ght, I can get some nice shapes out of it. It has a little too much tooth for this. I can feel it like almost wanting to grab the fibers. Notice when I use the Crow Quill I'm always, always, always drawing away from me. And the reason why is 'cause if you drag it towards you you're pulling the two little, there's two little metal pieces that come together at the base of this tip and you're kind of spreading them apart as you pull them toward you. It's just the way these pens were designed to be used. So I always am pushing the tonality, the ink mark, the line away from me. And again, it'll last just so long before I have to dip it into the ink again. I have this like waterproof ink. I like to use waterproof, because if I wanna color on it I don't want that ink line to move. Okay, so that's Canson paper. Again, I will rinse that ink out and blot it. If you don't rinse the ink out of your nibs they cake in the little, there's like a little hole in between. And I'll show you, I've actually drawn it out for you to see. And if that gets filled then the nib doesn't work. So what I've done here, I've pre-drawn this, just because I wanted you to see this. And we don't have to actually recreate it, because I have it here. But I wanted you to see with the Crow Quill pen how it's different from the other pens is there's all these variety of marks, because the nibs can be changed on this tip. And I've actually drawn it, so you can see it a little more clearly. The bowl pen actually has this little, they all have a little hole in the middle, which helps to hold the ink on this nib. And this is the tip. There's actually a line between, because there's two pieces of metal that are coming together almost like a fork with the tines coming tight together. Now this is called, there, Hunt is the brand, but it's a globe bowl pointed, holds a lot of ink, and you can see, it makes a pretty fat, thick, and varied mark. This is a slightly finer, it's called Hunt extra fine bowl and it makes just a little bit more refined tinier mark than that larger size. You can get away with just these four and you could get a lot accomplished in terms of pen and ink and scratchboard. So this is an extra fine point, it's what I'm using here. This is a number 22 or they call it a round point. And this tiny, tiny, tiny one is a number 56 round point. I don't know why they call it a round point. It's pointed, there's nothing round about it, but it's just the name. So the reason why I want you to see this is you can see the variation of line weight and marks that each of these nibs create. And even though I'm only gonna be using this one nib for the work that I'm showing you, I want you to know that you should have a variation if you're gonna test and play with this. And I encourage you to do it, because it's a beautiful medium to use. It takes a little more control than the markers and a little more control than the Micron, but it's all good. So this is another surface that I tested on and I'll tell you truthfully, it works pretty well. This is an Arches watercolor paper and it's rough, which means it's super toothy. Tooth meaning texture. So when I put this brush pen on here you can almost see it looks like dry brush. It's picking up the texture of that surface and you're either gonna love that or not like it at all. But I found it to be really quite fascinating. And it's kind of, it's just a neat surface to work on. If I crosshatch, let me go in this direction. It has a sort of softness about it, like almost like you're drawing on a paper towel, which may not sound very nice to do. But this has, it's a really nice paper, Arches paper is great. But it creates a texture that as you lift your pen it just makes it more textural. So that's kind of interesting. The Micron pen also, usually you don't use pens on rough watercolor paper, but I just wanna test it and see. It's almost like a ballpoint pen. Again, it's creating this really delicate, broken up texture that it's not a perfect, clean, smooth line. It has a lot of like white specks in it, because it's the bumpiness of the surface of the paper. But I found it to be really interesting if you were doing super small, delicate work this would be really fun to build up tonalities on, because the tooth gives it a kind of, I would say, edginess. A kind of activity to the line. I would say the Crow Quill was the least successful on the surface, because it is so toothy, I will show you, it's so textured, blot it, that when dragging it across, again, this is just me, but it feels like fingernails on the scratch board. It's so rough. It's resisting the movement of this nib across the surface it's, the pen doesn't seem to be happy to wanna do this. It's also catching little fibers. So it's not the most wonderful surface for the Crow Quill pen. You tend to want to have a smooth surface, like a claybord, for this tool. I mean, you can still get some great marks, but it's just, it's a feel thing, it's not a visual thing. These two are kind of interesting and they feel pretty good as you brush them across the top of the surface of this paper. And this is Arches watercolor paper from a watercolor block. I'm gonna rinse my nib again. And we're gonna move onto another surface that I tested, which I thought was kind of interesting. This is probably, I'd say one of the best surfaces, and these two are really, really similar. These are illustration board and a vellum Bristol. They both have a super smooth surface, so the tones, here I have a Micron pen and the PITT pen. And you can see that it just looks really, really clean. It has a very different look from this. Now it's not better or worse, it's just this has a dry brush look to it and this is really, really clean and smooth and allows that variation of line weight. But it's clean to look at. So if we test the Micron pen, same thing. It just glides across the surface in a wonderful way really, really easily. There's no resistance from the surface or the tooth of the paper. So it's probably the reason why most people who use pens and even markers love the smooth surfaces. This is vellum Bristol and there's smooth Bristol or regular Bristol, this is regular. But the surface is very, very, it's just smooth to the touch. So the pen, and of the pens, even the Crow Quill, let's test the Crow Quill, should glide across this. It's what I use to create, two of these images I used Bristol paper, because it was smooth instead of scratchboard. You can hear a little bit of a sound. It feels a little bit like it's catching, but it's actually, it's pretty smooth. And you can create wonderful lines with this. So if you're not gonna use a scratchboard, I'll show you that in a second, or a claybord, this is a nice surface to work on. And even nicer still would be this really smooth Crescent illustration board. And what's nice about this is it has heft to it, weight, so you can press on it and you're not gonna have any, you don't feel anything below the paper. So I'm gonna show you a few marks. I can get really thick. There's a little hair on the end of this. I can get little tiny hatch lines. I can go from thick to thin. Remember to move it away from me. But this is a really, I think one of the best surfaces is the illustration, really smooth illustration board, surface, for pen and ink, for PITT pens, for Microns, it's all good. And here I'll show you, glides like butter across the surface. And it's very crisp. The mark is not fuzzy, it's very, very crisp. It almost sits on the surface of this before it sinks in and that's what's creating this sort of clean reaction. So really, it depends on what you wanna make. It depends on the kind of, if you want soft textured mark making, using a rough or cold press watercolor paper. If you want something that is really, really clean for the Microns or for the Crow Quill or for the PITT pen you're gonna want something like this smooth illustration board.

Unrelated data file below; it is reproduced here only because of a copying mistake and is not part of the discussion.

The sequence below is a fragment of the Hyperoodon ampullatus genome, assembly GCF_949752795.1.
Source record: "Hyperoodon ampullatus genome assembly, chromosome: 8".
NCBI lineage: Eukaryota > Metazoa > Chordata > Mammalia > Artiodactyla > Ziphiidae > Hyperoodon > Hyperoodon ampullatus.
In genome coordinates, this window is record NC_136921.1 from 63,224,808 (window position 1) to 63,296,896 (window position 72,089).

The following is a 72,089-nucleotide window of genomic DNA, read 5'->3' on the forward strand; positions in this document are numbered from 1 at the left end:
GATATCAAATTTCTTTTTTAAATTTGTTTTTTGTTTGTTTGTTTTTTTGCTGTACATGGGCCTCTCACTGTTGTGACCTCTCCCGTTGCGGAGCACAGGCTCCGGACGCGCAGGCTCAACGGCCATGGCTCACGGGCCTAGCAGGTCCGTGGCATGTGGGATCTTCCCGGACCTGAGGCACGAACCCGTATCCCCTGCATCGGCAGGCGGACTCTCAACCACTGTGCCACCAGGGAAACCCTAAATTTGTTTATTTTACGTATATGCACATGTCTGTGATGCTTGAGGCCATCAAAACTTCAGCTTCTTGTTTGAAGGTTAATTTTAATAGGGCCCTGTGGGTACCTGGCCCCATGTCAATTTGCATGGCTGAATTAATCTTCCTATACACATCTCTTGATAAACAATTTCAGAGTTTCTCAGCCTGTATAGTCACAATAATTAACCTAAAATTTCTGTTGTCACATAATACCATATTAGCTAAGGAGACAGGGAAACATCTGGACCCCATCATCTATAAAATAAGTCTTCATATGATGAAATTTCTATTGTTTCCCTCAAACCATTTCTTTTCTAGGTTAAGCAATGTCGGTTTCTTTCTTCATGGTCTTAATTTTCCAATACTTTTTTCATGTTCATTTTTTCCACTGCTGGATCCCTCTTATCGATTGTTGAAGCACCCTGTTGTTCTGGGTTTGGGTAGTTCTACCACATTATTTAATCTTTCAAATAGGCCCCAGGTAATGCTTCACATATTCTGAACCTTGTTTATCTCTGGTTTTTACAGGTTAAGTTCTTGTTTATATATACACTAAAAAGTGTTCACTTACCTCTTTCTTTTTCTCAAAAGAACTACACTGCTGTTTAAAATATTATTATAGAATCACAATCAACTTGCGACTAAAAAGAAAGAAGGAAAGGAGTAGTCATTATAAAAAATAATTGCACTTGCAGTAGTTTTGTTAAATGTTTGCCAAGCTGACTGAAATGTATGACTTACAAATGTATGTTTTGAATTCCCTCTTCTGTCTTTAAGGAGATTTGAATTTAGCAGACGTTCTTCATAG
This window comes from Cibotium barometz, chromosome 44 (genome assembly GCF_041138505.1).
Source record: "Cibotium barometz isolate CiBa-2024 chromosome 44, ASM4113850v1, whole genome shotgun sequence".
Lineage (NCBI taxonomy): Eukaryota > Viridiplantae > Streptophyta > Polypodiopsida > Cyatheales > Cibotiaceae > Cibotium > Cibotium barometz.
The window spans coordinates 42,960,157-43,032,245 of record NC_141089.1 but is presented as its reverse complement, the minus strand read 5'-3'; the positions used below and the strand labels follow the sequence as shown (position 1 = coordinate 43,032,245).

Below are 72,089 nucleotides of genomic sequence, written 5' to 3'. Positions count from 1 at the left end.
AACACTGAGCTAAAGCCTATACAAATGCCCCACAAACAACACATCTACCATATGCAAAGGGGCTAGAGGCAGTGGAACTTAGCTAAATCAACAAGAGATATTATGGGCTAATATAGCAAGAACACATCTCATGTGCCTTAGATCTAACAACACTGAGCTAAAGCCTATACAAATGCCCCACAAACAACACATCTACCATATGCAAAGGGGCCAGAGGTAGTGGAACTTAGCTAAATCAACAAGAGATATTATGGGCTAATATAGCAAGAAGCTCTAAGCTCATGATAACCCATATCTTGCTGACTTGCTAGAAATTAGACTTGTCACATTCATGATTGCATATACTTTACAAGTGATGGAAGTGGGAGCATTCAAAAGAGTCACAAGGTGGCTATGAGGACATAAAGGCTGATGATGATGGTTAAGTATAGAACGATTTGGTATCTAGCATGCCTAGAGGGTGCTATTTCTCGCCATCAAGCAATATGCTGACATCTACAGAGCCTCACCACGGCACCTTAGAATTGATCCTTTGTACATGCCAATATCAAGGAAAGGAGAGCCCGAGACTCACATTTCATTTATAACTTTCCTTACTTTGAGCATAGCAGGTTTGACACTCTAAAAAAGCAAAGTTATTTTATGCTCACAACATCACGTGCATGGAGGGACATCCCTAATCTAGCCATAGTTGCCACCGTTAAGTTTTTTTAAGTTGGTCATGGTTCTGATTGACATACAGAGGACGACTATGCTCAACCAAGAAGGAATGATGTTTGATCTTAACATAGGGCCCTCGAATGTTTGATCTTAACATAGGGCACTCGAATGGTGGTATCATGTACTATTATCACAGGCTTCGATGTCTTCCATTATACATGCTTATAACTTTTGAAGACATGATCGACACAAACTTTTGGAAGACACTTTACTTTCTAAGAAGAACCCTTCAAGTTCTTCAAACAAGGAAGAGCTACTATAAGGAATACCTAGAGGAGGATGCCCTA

Class Description

Are you interested in drawing with pen, ink, and markers but not sure how to get started? In this course artist and illustrator, Mary Jane Begin will introduce you to pen, ink, and markers. This class is perfect for beginners looking to learn the basics of the medium in order to begin a drawing practice. By the end of this course you will be equipped with the know-how to start experimenting and drawing with pen, ink, and markers!

In this class you’ll learn:

  • All about the different types of pen, ink, and markers and how they work
  • Which supplies and papers to use when working with pen, ink, and markers
  • How to begin making simple marks and shapes to familiarize yourself with the medium



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Reviews

Donna K. Fitch
 

A great overview class for those who know nothing of the variety of pens, markers and papers available. Mary Jane is an accomplished teacher, and I look forward to putting her teaching in action.